A cascade of land-atmosphere interactions resulting from a winter heatwave in Siberia led to significant summer impacts that further exacerbated the heatwave effects on the region.

    Monthly average a) Snowmelt and b) snow cover for years 1981-2020 using data within the study region (50◦N-75◦Nand50◦E-120◦E). Gray lines indicate the years 1981-2019, with the dashed line indicating the 1981-2010 climatology. Red line indicates 2020. Soil moisture anomalies from 1981-2010 mean are shown for c-f) March through June. Dashed line delineates the study region. Small black boxes show the location of three regions, whose time series are shown in g-i). Elevated soil moisture is observed in March and April transitioning to dryness in May and June. Credit: Gloege et al., 2020, Figure 3.

    A heatwave in Siberia starting in January 2020 led to a cascade of events resulting in temperatures reaching 38◦C (100◦F) in June. The winter heatwave caused an early snow melt which elevated the soil moisture. This in turn caused earlier spring greening. As the heatwave persisted, soil moisture evaporated causing soil to be drier and trees to brown earlier in summer. Since the soil was drier than normal, the heat emanating from it was elevated which further exacerbated the heatwave. Gloege [2022] report that this line of evidence suggests that large-scale dynamics and land-atmosphere interactions both contributed to the magnitude and persistence of this record-breaking heatwave, in addition to the background changing climate effects on mean temperature. With Arctic temperatures increasing twice as fast as the global average, the role of land-atmosphere interactions will likely become more prominent in the future as the climate warms.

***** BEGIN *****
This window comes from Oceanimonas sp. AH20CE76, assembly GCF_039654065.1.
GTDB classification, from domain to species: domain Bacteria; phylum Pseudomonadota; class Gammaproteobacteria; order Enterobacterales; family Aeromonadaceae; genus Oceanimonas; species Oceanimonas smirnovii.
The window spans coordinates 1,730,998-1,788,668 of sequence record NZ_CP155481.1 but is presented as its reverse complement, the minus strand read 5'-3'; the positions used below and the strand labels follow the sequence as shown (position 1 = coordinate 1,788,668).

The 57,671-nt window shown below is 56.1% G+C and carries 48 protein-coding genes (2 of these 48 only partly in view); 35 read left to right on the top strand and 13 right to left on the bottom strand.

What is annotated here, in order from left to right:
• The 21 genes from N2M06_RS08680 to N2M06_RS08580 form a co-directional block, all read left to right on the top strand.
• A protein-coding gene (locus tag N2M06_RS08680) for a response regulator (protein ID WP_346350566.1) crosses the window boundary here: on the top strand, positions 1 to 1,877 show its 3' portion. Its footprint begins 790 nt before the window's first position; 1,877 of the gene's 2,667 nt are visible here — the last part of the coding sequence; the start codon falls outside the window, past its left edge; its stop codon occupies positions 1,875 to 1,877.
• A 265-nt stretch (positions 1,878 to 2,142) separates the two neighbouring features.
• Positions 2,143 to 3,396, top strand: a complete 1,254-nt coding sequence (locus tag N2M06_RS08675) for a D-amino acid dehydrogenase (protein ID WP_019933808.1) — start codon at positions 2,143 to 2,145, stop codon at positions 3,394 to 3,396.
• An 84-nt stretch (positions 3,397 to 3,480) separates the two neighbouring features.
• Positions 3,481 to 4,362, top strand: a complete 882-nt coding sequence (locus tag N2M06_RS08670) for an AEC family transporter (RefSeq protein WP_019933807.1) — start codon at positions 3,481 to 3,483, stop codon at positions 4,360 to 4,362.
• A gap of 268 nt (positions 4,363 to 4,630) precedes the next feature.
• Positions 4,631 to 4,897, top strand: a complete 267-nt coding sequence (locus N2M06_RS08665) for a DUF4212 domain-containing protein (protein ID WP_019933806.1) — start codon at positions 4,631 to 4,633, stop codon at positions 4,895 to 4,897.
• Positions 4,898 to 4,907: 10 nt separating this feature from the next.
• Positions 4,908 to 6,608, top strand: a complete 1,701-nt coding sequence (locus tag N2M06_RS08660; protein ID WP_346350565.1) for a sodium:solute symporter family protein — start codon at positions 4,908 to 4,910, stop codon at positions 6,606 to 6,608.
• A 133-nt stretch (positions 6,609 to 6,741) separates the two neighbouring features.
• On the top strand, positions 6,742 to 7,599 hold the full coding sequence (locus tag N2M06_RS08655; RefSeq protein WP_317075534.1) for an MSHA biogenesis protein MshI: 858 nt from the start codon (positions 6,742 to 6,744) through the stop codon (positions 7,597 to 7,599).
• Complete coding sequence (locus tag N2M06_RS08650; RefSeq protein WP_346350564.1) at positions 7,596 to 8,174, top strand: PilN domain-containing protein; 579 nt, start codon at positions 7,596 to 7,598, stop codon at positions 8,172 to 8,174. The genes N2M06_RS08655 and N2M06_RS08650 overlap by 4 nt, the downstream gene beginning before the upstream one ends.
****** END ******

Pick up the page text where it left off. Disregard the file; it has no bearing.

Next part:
Science paper:
    AGU Advances
    See the science paper for instructive material with images.

    See the full article here .

    Comments are invited and will be appreciated, especially if the reader finds any errors which I can correct. Use “Reply”.


    Please help promote STEM in your local schools.

    Stem Education Coalition

    “Eos” is the leading source for trustworthy news and perspectives about the Earth and space sciences and their impact. Its namesake is Eos, the Greek goddess of the dawn, who represents the light shed on understanding our planet and its environment in space by the Earth and space sciences.

  • richardmitnick 8:59 am on December 23, 2022 Permalink | Reply
    Tags: "Groundwater Replenishes Much Faster Than Scientists Previously Thought", , , , Eos,   

    From “Eos” : “Groundwater Replenishes Much Faster Than Scientists Previously Thought” 

    Eos news bloc

    From “Eos”



    Rachel Fritts

    A new climate-based model indicates that scientists may be underestimating groundwater’s importance in sustaining streams and plant life.

    Groundwater makes up most of the world’s liquid fresh water and might play a bigger role in sustaining streams and plant life than previously thought. Credit: Dr. Andrew Fisher/Wikimedia Commons, CC BY-SA 4.0. The following modifications were made: All type was replaced for readability.

    A large part of the world’s liquid freshwater supply comes from groundwater. These underground reservoirs of water—which are stored in soil and aquifers—feed streams, sustain agricultural lands, and provide drinking water to hundreds of millions of people.

    For that reason, researchers are keen to understand how quickly surface water replenishes, or “recharges,” groundwater stores. But measuring a vast, fluid, underground resource is easier said than done. In a new study, Berghuijs et al. found that recharge rates might double previous estimates.